Thursday, 20 November 2014

give a shit and save the planet

Britain's first bus powered by human waste is taking to the streets.

The 40-seater "Bio-Bus" is fuelled by biomethane gas generated by the treatment of sewage and food waste at a processing plant.

A single tank of the gas, which is produced using the typical annual waste of five people, is enough to power the vehicle for 190 miles.

Bosses said the ground-breaking vehicle will improve air quality and proves there is value in human poo.

The maiden voyage will see the first passengers travel on the route from Bristol Airport to the historical city of Bath, Somerset.

The gas is being produced at a Wessex Water sewerage plant run by energy firm GENeco.

Mohammed Saddiq, director of GENeco, said: "Gas powered vehicles have an important role to play in improving air quality in UK cities.

"But the Bio-Bus goes further than that and is actually powered by people living in the local area, including quite possibly those on the bus itself."

The annual waste of a bus-load of people would provide enough power for a return journey from Land's End to John O'Groats while producing less emissions than a diesel engine.


Charlotte Morton, chief executive of eco-friendly organisation Anaerobic Digestion and Bioresources Association, said: "The bus also clearly shows that human poo and our wasted food are valuable resources.

"Food which is unsuitable for human consumption should be separately collected and recycled through anaerobic digestion into green gas and biofertilisers, not wasted in landfill sites or incinerators."

GENeco this week also became the first company to start delivering gas generated from human waste directly to 8,300 homes by the national grid.

The waste plant in Avonmouth, Bristol, treats 75 million cubic metres of sewage waste, and 35,00 tonnes of food waste, every year.

Using anaerobic digestion - the process of using bacteria to break down substances in the absence of oxygen - the plant is able to produce 17 million tonnes of biome thane a year.

Story taken from The Telegraph

Friday, 7 November 2014

Lego gets ready for Christmas

Simple, stylish and spot on  - this series of posters give a great reason to get your kids (or yourself) into Lego.

Wednesday, 5 November 2014

is social media right for public transport operators?

At mhd we're quite partial to a bit of social media of an evening (and lunch hour to be honest), and so are lots of our friends. It's great.

We all follow people, subjects and brands that interest us - celebrities, sports people, actors, musicians, television shows, hobbies, friends etc.

To help with their daily commute, some of our friends even follow their local bus/train/tram company. As they know where we work and the clients mhd works with, we often get quizzed as to why transport companies don't make their social media messaging service specific.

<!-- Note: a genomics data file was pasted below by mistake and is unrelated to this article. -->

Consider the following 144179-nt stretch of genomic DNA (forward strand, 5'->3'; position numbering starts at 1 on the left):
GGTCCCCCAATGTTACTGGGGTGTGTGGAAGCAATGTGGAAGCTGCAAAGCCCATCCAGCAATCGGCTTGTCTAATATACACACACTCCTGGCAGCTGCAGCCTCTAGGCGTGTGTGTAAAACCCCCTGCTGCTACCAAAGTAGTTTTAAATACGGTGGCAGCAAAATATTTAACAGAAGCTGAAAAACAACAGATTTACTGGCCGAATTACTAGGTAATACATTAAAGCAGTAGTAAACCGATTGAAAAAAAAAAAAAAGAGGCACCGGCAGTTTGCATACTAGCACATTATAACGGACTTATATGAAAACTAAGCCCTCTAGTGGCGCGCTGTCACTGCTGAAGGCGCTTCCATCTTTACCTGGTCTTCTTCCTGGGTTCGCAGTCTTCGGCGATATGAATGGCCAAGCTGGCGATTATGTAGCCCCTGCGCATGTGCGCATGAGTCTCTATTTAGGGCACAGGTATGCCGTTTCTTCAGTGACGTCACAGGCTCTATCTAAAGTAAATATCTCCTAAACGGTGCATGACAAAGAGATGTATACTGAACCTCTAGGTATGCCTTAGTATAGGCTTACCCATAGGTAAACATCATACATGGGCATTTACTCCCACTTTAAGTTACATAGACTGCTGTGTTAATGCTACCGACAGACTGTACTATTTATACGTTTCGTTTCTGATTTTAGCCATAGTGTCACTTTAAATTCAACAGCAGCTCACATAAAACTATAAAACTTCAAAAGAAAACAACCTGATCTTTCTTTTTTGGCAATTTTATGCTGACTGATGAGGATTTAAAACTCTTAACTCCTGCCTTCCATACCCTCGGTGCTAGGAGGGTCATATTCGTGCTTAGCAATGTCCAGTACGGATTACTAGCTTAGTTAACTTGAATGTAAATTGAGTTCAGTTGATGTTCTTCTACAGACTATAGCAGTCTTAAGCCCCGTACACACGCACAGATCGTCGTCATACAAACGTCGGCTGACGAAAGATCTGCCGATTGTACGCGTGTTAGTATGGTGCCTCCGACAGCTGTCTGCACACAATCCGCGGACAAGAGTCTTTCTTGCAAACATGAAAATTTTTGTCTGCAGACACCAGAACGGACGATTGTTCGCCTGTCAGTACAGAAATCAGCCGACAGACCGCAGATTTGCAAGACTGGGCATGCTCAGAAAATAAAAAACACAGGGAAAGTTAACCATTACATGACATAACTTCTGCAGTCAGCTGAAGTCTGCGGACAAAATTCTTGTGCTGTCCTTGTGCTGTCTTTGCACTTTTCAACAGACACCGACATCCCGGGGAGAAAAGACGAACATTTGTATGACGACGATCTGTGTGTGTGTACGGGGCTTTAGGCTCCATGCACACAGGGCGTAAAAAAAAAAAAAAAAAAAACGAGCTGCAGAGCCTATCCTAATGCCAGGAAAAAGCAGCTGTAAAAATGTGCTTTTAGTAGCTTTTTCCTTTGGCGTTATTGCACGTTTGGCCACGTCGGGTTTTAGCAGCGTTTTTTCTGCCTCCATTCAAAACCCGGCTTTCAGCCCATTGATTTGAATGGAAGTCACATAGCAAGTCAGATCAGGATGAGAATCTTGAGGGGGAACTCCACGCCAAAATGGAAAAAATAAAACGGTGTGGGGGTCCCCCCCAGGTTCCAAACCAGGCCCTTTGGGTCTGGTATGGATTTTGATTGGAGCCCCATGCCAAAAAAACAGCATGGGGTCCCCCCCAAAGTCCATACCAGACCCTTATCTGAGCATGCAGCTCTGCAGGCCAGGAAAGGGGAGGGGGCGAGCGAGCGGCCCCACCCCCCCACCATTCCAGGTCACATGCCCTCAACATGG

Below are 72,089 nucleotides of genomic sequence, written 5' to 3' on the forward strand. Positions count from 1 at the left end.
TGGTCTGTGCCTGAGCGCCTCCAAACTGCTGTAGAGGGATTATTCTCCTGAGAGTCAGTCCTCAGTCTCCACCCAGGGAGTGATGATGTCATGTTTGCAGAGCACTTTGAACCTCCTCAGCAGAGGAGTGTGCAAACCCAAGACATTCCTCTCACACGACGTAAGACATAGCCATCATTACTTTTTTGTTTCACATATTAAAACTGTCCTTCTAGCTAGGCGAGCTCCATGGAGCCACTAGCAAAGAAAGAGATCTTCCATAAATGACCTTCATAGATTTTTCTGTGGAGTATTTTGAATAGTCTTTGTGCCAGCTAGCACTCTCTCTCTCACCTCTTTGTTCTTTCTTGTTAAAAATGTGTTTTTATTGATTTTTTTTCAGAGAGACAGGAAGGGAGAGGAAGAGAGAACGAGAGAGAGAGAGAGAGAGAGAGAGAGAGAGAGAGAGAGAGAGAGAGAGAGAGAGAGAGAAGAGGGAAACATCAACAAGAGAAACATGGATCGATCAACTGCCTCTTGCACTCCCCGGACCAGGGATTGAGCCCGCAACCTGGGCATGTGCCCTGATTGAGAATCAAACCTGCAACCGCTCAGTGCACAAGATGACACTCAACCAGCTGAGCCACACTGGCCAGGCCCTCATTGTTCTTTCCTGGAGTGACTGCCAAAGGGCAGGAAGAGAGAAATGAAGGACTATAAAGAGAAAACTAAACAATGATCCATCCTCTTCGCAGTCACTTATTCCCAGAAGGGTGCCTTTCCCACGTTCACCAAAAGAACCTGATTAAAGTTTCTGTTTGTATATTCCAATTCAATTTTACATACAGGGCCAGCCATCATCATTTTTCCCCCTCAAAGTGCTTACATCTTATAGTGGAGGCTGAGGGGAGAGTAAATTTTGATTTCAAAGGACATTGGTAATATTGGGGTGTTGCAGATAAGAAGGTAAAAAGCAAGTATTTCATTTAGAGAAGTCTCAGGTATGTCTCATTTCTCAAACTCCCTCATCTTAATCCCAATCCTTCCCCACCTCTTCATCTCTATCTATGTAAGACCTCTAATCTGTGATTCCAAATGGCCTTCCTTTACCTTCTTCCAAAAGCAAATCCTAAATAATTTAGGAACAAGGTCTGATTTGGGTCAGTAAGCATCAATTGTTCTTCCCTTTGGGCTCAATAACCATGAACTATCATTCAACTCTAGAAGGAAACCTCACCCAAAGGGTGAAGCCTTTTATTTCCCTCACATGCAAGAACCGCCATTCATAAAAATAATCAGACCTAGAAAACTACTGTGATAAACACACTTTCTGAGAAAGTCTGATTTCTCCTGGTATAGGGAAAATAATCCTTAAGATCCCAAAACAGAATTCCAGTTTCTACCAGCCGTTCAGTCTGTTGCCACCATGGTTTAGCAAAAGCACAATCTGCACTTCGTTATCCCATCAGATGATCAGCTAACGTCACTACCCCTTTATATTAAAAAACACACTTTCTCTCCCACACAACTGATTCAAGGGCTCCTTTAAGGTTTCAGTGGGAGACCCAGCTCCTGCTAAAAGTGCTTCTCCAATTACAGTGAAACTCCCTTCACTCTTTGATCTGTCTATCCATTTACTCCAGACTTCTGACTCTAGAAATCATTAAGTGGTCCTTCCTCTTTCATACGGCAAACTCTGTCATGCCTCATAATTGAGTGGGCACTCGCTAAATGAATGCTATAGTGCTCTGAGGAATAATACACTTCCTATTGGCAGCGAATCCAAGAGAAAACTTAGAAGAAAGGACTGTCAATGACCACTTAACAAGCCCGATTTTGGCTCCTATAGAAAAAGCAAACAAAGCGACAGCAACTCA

Why does Neil get updates on all Northern Rail's services when he only ever catches the train from Huddersfield? Likewise, Judy wants to know why she has to receive tweets on all buses from Nottingham City Transport, when, day in day out, she only gets the 17 to the hospital?

Well, because it would be virtually impossible to have a Twitter/Facebook feed for every service you operate. Right?

So unless you're a heavy Twitter/Facebook user or you spend time looking for your service, you'll probably miss an important update on your service anyway.

Surely service updates are better off served to the customer and personalised for them? This could be done via your website, SMS text messaging or via an app that customers can subscribe to and then pops up alerts when their service is late or held up etc. Most importantly, you don't have to go looking for it, it's a transmission.

So far, we're not aware of any companies offering services like this. Are we wrong? Let us know!

Which brings us onto the other big downside of social media - complaints, negative feedback and the general slagging off of public transport companies.

Of all the transport companies we follow, about 90% of all tweets and comments seem to be people moaning and about the service. And they're there, in public, for all to see!

You wouldn't put all the letters of complaint you recieve on your website, so why have them on Facebook/Twitter? This just adds to the negative stigma attached to public transport that we are all constantly trying to fight against.

Let's face it, in the real world nobody ever tweets to say 'Hey my bus was on time today!'. Nobody comments on Facebook saying 'Lovely clean bus on the way to work this morning' (unless they are being ironic). Why would they? It should be.

We know getting real-time information to your customers is vital. But make it relevant. Don't make them look for it. Keep it private.

Most of your customers don't want to 'engage' with a bus or train company. They're too busy with their day-to-day life. They just want their service on time, clean, politely staffed and good value.

Have you ever wondered why the biggest, most profitable brand in the world - Apple, isn't on Facebook or Twitter and disables comments on their YouTube videos? Because they believe in power of traditional media, with all complaints and 'customer engagement' kept private.

So have a think. Is social media actually a benefit to your business or is it more of a hinderance using up valuable resources that could be used in a better way?